The Russian Federation’s delegate, underscoring the threat posed by climate change, nevertheless expressed concern that today’s meeting marked yet another attempt to link the issue of environmental conservation to international peace and security. “We are creating an illusion that the Council will tackle climate issues and that there will be some kind of turning point,” he added. Climate change is not a universal challenge to be addressed as a matter of international peace and security, and should instead be addressed within national borders and in the context of the appropriate United Nations agencies and departments, he said.
Also speaking were Government Ministers and other senior officials and representatives from Sweden, Netherlands, Kazakhstan, United Kingdom, United States, France, China, Bolivia, Ethiopia, Equatorial Guinea, Poland, Kuwait, Maldives, Trinidad and Tobago and Sudan.
The meeting began at 10:11 a.m. and ended at 1:11 p.m.
AMINA MOHAMMED, Deputy Secretary-General of the United Nations, declared: “It is clear that climate change is a real threat and is proceeding at a relentless pace.” The years 2015, 2016 and 2017 were the three warmest years on record, carbon dioxide levels continue to rise and resulting droughts, wildfires, heat waves and floods are being witnessed around the world. While no country will be spared from those effects, they disproportionately impact socially vulnerable and marginalized groups. “We must act together, with a joint vision and a commitment to multilateral cooperation,” she said, stressing that the impacts of climate change will go beyond the strictly environmental and “is inextricably linked to some of the most pressing challenges of our time”. Fragile countries are at risk of becoming stuck in a cycle of conflict and climate disaster; where resilience is eroded, communities may be displaced and exposed to exploitation. Citing the drastic shrinking of Lake Chad — by more than 90 per cent since the 1960s — she said the resulting environmental degradation, socioeconomic marginalization and insecurity affects some 45 million people.
Recalling that she had grown up in that region, she emphasized that she had seen the impact of climate change with her own eyes — “it is real”. Meanwhile, the Boko Haram insurgency in north-east Nigeria and neighbouring countries has left more than 10 million people displaced and resulted in massive destruction of infrastructure, health and educational facilities, commercial buildings, private houses and agricultural assets. The multidimensional nature of those crises underlined the complex relationship between climate change and conflict, she said, urging Council members to view climate change as “one issue in a web of factors that can lead to conflict”. It acts as a multiplier, applying additional stress on prevailing political, social and economic pressure points. Acting on climate change is urgent, and an integral part of building a culture of prevention and ensuring peace, she said. Outlining various ways the United Nations is currently tackling the risks posed by climate change — in particular in the Lake Chad Basin, West Africa, the Sahel region and the Horn of Africa — she said the Organization takes seriously its responsibilities and stands determined to fully mobilize against the phenomenon.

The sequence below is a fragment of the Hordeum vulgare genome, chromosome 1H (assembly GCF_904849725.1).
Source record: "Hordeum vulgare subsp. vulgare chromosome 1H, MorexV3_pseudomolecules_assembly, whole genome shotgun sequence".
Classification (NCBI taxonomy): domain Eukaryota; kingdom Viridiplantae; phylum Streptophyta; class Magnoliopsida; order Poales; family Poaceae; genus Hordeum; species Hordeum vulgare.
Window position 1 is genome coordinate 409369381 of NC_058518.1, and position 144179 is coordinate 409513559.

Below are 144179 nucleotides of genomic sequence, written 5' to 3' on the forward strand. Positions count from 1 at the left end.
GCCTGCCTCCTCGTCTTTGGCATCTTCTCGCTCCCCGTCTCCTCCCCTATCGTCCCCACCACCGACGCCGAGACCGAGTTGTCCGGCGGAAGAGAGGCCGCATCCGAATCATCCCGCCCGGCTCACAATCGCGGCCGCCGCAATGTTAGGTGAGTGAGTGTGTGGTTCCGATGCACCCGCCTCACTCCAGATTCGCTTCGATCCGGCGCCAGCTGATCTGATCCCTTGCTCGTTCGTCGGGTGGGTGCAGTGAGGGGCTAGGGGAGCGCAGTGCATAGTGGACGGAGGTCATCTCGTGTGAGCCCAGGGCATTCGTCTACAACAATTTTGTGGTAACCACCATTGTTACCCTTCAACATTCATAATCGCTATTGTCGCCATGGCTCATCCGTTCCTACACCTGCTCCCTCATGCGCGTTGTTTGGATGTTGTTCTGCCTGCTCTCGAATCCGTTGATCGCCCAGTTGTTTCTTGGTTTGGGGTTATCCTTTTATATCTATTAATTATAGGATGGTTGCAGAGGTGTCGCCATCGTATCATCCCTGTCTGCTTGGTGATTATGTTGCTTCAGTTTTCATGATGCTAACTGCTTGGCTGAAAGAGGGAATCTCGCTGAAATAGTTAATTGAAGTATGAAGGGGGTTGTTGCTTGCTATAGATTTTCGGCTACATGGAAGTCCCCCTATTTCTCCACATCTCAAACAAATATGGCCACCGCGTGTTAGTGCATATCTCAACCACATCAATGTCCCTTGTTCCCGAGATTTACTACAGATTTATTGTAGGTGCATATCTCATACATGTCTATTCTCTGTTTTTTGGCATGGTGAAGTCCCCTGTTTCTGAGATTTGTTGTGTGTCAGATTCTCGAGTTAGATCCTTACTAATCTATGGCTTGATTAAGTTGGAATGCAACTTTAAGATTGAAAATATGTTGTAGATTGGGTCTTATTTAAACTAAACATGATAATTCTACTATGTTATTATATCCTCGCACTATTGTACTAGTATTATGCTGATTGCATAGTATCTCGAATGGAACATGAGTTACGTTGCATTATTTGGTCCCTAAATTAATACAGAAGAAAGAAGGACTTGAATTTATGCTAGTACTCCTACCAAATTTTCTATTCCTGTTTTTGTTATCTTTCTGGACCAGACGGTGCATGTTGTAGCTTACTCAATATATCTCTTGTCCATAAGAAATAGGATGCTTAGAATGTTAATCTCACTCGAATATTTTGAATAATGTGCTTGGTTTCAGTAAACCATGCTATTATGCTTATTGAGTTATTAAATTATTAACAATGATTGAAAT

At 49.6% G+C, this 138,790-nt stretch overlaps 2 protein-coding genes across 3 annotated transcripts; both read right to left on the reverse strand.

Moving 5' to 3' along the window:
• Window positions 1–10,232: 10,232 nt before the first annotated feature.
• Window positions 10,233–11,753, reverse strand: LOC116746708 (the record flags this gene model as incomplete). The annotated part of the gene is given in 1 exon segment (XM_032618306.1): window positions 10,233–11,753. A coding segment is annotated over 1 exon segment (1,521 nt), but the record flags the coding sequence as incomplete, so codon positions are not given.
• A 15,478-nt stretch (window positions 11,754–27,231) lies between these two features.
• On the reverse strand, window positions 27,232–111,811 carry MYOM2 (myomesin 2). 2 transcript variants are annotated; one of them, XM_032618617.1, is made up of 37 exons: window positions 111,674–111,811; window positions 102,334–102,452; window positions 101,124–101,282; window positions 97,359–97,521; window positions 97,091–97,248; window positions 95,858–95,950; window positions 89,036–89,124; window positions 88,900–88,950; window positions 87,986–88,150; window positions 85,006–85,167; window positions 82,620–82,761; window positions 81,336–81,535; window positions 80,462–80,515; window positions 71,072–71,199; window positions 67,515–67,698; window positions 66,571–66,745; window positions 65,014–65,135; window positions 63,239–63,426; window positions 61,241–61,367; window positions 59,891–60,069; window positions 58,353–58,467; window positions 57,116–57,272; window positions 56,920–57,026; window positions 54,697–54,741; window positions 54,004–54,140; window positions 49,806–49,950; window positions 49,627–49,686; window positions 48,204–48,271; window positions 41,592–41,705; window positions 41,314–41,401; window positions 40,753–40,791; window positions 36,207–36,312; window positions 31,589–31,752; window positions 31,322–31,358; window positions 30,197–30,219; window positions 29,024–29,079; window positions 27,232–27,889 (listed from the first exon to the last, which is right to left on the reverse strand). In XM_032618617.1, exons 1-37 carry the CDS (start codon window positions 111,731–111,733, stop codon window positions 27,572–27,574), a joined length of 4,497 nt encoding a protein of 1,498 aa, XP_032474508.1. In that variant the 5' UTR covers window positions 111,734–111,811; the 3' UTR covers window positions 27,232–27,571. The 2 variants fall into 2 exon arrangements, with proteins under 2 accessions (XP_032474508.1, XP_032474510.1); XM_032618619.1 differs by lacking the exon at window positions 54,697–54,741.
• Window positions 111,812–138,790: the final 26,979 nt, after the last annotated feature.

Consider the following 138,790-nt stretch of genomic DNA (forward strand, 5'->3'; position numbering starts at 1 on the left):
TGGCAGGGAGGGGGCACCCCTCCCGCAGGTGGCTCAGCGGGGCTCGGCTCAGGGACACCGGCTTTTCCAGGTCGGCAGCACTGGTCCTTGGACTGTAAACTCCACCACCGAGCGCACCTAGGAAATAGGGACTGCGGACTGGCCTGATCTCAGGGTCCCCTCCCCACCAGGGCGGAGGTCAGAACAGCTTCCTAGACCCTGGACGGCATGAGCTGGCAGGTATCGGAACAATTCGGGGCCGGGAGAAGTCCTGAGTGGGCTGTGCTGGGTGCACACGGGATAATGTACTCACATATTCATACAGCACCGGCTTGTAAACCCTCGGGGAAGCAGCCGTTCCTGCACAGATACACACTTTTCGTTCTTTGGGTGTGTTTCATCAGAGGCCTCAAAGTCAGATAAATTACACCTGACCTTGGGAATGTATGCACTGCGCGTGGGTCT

In that vein, she cited the Secretary-General’s forthcoming report in conjunction with the United Nations Office for West Africa and the Sahel (UNOWAS), which will report on recent developments including the climate-security nexus in the region. The recalibrated United Nations integrated strategy for the Sahel is also taking a climate-oriented focus, prioritizing building resilience, improving the management of natural resources and decreasing malnutrition and food insecurity. At the international level, the United Nations helped to connect efforts to combat climate change and ensure that its related frameworks are linked up and complement one another. In September, the Secretary-General will convene a climate summit to galvanize greater climate ambition for the 2015 Paris Agreement on climate change. Going forward, she said, the world also needed to push towards getting its greenhouse‑gas emissions under control — namely, well below the 2°C target — and to pursue the 1.5°C target as agreed in the Paris Agreement. Further work must place women at the heart of such efforts, as they remain disproportionately affected by climate change, and the United Nations should work to build institutional capacity and foster partnerships in impacted regions.